The Saw Is Family: Making 'Leatherface' (2003)

Video  |   |  Documentary, Horror, Short
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A group of teenagers get into a car crash in the Texas woods on prom night, and then wander into an old farmhouse that is home to Leatherface and his insane family of cannibalistic psychopaths.

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Prequel about teenage Leatherface who escapes from a mental hospital with three other inmates, kidnaps a young nurse and takes her on a road trip from hell. Along the way, they are pursued by an equally deranged lawman out for revenge.

Directors: Alexandre Bustillo, Julien Maury
Stars: Lili Taylor, Stephen Dorff, Nicole Andrews


Credited cast:
Jeff Burr ...
Robert Engelman ...
Himself / Benny (archive footage)
Herself (archive footage)
Himself (archive footage)
Himself (as Gregory Nicotero)


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References The Texas Chain Saw Massacre (1974) See more »

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Not necessarily better than the movie, but the movie sucks without it.
6 December 2004 | by (Luoyang, China) – See all my reviews

At the time of this writing, there are two other people who have reviewed The Saw is Family on the IMDb, and both claim that it's better than the movie itself. Initially I agreed with them because I was stupendously unimpressed with the movie. But since this documentary is focused mainly on allowing the cast and crew of Texas Chainsaw III to explain their reasons for why the movie turned out to be such a mess, I think that as a supplement it makes the film itself a lot better.

I like that the documentary starts by going into rich detail about Ed Gein, the 1950s serial killer on whom the character of Leatherface was originally based. This guy cut the skins off of people and wore them on his body, providing the inspiration for Leatherface and Jame Gumb from Silence of the Lambs, and he was also obsessed with his dead mother, presumably inspiring the grandparents in the Texas Chainsaw films, as well as Norman Bates from Psycho.

Very little attention is paid to the origin of these stories, not that someone as sick and twisted as Ed Gein deserves to be famous, but I liked that this documentary went into his story and told about where the story of The Texas Chainsaw Massacre originated.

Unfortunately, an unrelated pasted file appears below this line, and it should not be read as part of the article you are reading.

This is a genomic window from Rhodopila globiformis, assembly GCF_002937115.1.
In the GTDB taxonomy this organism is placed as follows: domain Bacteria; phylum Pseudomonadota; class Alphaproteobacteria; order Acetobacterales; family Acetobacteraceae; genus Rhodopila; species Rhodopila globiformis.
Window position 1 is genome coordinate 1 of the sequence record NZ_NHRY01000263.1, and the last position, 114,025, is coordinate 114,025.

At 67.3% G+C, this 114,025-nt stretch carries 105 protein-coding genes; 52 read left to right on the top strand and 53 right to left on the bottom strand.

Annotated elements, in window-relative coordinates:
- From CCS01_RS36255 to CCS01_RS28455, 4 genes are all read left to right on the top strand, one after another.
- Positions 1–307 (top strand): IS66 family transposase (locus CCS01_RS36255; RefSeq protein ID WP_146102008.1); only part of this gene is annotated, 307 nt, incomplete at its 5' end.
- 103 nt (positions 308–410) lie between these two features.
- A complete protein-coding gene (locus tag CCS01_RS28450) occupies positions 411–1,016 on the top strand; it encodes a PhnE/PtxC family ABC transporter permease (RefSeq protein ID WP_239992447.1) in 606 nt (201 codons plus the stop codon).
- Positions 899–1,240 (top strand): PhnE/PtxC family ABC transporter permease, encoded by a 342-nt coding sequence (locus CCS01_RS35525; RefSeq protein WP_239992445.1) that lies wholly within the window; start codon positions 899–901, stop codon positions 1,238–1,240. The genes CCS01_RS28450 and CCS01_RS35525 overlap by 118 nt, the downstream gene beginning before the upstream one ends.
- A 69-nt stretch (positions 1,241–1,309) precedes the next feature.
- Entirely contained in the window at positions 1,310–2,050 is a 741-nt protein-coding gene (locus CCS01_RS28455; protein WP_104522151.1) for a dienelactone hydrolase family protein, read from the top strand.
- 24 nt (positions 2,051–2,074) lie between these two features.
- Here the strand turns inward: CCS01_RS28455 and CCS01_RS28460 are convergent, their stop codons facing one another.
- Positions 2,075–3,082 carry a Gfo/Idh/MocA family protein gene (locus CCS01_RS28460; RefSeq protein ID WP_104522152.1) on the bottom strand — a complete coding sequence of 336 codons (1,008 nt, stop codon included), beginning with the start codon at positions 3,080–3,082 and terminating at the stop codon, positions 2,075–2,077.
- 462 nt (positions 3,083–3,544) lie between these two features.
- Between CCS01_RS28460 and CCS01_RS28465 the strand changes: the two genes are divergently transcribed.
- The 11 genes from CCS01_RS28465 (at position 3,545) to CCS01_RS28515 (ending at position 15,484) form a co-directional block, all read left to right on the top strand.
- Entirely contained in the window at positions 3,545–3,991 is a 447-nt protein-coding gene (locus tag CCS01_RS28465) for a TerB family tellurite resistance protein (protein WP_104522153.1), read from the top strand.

On a technical level, I was impressed with the editing, which is very fast paced but doesn't go too fast to follow. Also, it cuts together the interviews in a curious way, by splicing in a quick clip from the film when it switches from one interviewee to another, thereby avoiding the jarring feel that you get when editing multiple interview clips together, as was seen in the documentary Looking Back at The Hills Have Eyes, and which I've done myself.

I always find it interesting to learn about the things that go on in the making of movies, and it seems that there are especially strange or interesting things that happen during the production of horror movies. In this case, we get an interesting behind the scenes look at the making of Texas Chainsaw III from the cast and crew themselves, and we also get an explanation for why a lot of the disappointing things that were in the movie ended up there, which I think allows you to look past a lot of that and see that it's really not as bad as you thought it was when you watched it.

The Hills Have Eyes was an immensely well-made movie that did not get a very good reception because it is so unpleasant and the depth of the depravity displayed in it is often difficult to overlook. In the case of Texas Chainsaw III, however, you get a horror movie made with average directorial talent (but, I have to say, above average acting, especially for a horror movie like this one), but that took on a feel of ineptitude because of things that went wrong during the post-production phase. But it seems that both movies benefit from a short documentary in which the cast and crew explain themselves.

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